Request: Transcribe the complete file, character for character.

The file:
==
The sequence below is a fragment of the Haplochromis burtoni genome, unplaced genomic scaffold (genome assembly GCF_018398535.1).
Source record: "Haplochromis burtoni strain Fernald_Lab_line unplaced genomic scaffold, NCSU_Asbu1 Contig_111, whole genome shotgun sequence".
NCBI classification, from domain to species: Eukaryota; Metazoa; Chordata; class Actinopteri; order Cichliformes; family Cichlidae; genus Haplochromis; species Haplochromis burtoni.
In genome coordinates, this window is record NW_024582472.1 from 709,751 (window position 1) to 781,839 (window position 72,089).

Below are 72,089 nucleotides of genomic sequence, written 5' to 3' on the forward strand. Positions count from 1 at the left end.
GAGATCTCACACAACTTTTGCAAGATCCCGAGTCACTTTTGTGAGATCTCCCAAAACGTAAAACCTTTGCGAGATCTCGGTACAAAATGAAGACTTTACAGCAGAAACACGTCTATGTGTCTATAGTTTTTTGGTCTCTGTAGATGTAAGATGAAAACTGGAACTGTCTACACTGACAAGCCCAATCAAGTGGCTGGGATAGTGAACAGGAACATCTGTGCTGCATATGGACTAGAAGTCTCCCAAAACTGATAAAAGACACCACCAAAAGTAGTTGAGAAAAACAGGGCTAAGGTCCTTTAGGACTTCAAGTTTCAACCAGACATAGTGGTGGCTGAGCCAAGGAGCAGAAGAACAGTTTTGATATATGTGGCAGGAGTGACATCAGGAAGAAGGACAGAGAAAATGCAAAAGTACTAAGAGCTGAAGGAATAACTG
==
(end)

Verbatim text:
The sequence below is a fragment of the Haplochromis burtoni genome, unplaced genomic scaffold (genome assembly GCF_018398535.1).
Source record: "Haplochromis burtoni strain Fernald_Lab_line unplaced genomic scaffold, NCSU_Asbu1 Contig_111, whole genome shotgun sequence".
NCBI classification, from domain to species: Eukaryota; Metazoa; Chordata; class Actinopteri; order Cichliformes; family Cichlidae; genus Haplochromis; species Haplochromis burtoni.
In genome coordinates, this window is record NW_024582472.1 from 709,751 (window position 1) to 781,839 (window position 72,089).

Below are 72,089 nucleotides of genomic sequence, written 5' to 3' on the forward strand. Positions count from 1 at the left end.
GAGATCTCACACAACTTTTGCAAGATCCCGAGTCACTTTTGTGAGATCTCCCAAAACGTAAAACCTTTGCGAGATCTCGGTACAAAATGAAGACTTTACAGCAGAAACACGTCTATGTGTCTATAGTTTTTTGGTCTCTGTAGATGTAAGATGAAAACTGGAACTGTCTACACTGACAAGCCCAATCAAGTGGCTGGGATAGTGAACAGGAACATCTGTGCTGCATATGGACTAGAAGTCTCCCAAAACTGATAAAAGACACCACCAAAAGTAGTTGAGAAAAACAGGGCTAAGGTCCTTTAGGACTTCAAGTTTCAACCAGACATAGTGGTGGCTGAGCCAAGGAGCAGAAGAACAGTTTTGATATATGTGGCAGGAGTGACATCAGGAAGAAGGACAGAGAAAATGCAAAAGTACTAAGAGCTGAAGGAATAACTG